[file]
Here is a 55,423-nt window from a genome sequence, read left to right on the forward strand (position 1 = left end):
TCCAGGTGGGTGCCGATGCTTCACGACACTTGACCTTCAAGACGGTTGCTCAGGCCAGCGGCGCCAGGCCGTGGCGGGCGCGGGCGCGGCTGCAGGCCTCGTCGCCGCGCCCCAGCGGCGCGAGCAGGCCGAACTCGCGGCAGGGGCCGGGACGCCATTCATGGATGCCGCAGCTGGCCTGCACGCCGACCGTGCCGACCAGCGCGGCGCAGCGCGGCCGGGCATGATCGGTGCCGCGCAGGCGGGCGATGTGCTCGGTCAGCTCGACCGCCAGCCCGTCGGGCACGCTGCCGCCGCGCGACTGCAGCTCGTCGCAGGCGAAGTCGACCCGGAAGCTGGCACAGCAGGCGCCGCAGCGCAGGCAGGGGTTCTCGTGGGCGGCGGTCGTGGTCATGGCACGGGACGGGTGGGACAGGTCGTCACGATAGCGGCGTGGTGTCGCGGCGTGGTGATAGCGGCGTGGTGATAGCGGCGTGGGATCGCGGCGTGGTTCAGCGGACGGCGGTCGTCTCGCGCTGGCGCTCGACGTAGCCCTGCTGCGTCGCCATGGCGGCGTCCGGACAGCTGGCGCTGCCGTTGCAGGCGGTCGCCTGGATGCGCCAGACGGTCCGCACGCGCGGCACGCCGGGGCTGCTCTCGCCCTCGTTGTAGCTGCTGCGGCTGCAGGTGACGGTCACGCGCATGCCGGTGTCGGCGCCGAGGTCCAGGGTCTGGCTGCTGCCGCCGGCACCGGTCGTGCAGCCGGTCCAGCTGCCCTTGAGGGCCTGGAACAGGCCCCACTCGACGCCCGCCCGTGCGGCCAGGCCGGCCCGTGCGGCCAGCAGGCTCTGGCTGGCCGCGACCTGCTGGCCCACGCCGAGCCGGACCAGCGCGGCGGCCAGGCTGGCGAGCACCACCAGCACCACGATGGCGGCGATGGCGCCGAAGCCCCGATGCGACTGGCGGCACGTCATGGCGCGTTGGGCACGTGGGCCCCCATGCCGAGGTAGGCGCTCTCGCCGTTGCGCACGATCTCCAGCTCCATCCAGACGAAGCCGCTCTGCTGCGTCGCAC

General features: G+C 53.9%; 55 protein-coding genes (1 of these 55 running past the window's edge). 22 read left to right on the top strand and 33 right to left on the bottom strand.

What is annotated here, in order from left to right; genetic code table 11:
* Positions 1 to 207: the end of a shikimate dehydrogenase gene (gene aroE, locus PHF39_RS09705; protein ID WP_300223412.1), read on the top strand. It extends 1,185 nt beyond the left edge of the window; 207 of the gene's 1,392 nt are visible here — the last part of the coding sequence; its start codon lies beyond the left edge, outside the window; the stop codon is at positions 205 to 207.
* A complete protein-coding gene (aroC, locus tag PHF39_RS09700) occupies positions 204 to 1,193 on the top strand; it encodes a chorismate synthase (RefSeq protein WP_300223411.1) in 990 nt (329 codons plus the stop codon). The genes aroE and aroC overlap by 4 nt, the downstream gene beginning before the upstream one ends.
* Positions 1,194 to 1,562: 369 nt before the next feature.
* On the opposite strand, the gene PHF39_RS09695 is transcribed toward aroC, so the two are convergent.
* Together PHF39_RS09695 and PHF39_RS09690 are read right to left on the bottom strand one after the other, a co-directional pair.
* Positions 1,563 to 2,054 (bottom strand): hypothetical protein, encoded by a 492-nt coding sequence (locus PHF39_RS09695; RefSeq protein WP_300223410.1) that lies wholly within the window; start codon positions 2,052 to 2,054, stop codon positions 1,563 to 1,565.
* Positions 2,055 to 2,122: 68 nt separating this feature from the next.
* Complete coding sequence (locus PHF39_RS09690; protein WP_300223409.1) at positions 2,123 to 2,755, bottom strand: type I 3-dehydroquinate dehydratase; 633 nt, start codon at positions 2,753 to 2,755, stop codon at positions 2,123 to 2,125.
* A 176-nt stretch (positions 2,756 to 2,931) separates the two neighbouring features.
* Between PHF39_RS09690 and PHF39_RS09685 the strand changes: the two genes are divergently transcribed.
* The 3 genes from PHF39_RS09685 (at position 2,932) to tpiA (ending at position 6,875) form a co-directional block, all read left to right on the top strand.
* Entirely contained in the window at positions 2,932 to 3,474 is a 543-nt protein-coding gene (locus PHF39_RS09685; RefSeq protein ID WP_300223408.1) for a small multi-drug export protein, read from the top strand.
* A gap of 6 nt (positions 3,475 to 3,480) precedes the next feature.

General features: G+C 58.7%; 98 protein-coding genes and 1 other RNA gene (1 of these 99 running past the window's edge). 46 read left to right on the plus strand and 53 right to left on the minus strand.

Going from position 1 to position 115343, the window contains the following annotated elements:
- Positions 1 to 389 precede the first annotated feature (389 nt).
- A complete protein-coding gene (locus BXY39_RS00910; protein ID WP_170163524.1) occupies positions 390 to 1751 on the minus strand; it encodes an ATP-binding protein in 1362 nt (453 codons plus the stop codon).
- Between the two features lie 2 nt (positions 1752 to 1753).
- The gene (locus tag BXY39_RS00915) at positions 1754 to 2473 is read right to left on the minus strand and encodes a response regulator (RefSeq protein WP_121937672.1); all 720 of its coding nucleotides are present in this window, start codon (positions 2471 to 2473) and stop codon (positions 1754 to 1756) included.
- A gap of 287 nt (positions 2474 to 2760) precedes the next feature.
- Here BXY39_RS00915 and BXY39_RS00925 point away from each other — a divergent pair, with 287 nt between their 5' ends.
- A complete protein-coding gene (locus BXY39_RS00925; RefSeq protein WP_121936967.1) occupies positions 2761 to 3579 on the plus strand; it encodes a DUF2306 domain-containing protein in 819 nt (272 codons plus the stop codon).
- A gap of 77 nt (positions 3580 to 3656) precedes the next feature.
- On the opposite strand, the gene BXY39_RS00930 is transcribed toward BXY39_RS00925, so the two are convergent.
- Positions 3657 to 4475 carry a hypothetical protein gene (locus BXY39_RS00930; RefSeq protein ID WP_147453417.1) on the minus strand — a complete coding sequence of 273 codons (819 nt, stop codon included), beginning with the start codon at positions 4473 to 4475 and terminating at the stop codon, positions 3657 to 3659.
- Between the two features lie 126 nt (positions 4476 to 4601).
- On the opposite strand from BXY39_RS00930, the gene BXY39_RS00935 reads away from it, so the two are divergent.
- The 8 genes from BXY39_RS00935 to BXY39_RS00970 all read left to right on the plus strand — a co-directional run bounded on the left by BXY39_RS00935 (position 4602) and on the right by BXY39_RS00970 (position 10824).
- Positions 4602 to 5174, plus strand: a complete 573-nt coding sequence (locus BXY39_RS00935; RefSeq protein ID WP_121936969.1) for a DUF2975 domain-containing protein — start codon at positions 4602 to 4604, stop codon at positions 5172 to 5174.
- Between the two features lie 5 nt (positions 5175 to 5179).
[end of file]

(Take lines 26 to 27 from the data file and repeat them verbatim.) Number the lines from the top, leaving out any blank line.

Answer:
- A complete protein-coding gene (locus BXY39_RS00925; RefSeq protein WP_121936967.1) occupies positions 2761 to 3579 on the plus strand; it encodes a DUF2306 domain-containing protein in 819 nt (272 codons plus the stop codon).
- A gap of 77 nt (positions 3580 to 3656) precedes the next feature.